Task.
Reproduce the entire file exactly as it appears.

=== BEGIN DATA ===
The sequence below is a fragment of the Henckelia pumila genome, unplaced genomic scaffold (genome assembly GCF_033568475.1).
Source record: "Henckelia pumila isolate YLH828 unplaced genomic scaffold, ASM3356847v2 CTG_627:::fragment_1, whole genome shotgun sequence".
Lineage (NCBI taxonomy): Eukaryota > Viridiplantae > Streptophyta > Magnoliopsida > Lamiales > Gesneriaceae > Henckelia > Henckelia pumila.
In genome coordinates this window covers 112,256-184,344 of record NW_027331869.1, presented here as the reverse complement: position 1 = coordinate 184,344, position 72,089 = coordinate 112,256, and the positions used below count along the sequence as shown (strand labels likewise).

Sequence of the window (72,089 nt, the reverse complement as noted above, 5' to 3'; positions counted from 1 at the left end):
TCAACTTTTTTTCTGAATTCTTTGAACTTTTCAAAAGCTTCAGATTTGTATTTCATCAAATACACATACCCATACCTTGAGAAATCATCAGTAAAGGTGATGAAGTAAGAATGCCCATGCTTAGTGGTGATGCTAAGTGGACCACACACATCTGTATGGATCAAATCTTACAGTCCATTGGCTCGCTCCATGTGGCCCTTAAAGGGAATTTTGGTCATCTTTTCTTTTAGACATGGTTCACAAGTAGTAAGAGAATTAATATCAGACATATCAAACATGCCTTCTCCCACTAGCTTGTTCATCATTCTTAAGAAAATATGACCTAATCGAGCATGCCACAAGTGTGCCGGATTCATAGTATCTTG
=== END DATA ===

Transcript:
The sequence below is a fragment of the Henckelia pumila genome, unplaced genomic scaffold (genome assembly GCF_033568475.1).
Source record: "Henckelia pumila isolate YLH828 unplaced genomic scaffold, ASM3356847v2 CTG_627:::fragment_1, whole genome shotgun sequence".
Lineage (NCBI taxonomy): Eukaryota > Viridiplantae > Streptophyta > Magnoliopsida > Lamiales > Gesneriaceae > Henckelia > Henckelia pumila.
In genome coordinates this window covers 112,256-184,344 of record NW_027331869.1, presented here as the reverse complement: position 1 = coordinate 184,344, position 72,089 = coordinate 112,256, and the positions used below count along the sequence as shown (strand labels likewise).

Sequence of the window (72,089 nt, the reverse complement as noted above, 5' to 3'; positions counted from 1 at the left end):
TCAACTTTTTTTCTGAATTCTTTGAACTTTTCAAAAGCTTCAGATTTGTATTTCATCAAATACACATACCCATACCTTGAGAAATCATCAGTAAAGGTGATGAAGTAAGAATGCCCATGCTTAGTGGTGATGCTAAGTGGACCACACACATCTGTATGGATCAAATCTTACAGTCCATTGGCTCGCTCCATGTGGCCCTTAAAGGGAATTTTGGTCATCTTTTCTTTTAGACATGGTTCACAAGTAGTAAGAGAATTAATATCAGACATATCAAACATGCCTTCTCCCACTAGCTTGTTCATCATTCTTAAGAAAATATGACCTAATCGAGCATGCCACAAGTGTGCCGGATTCATAGTATCTTG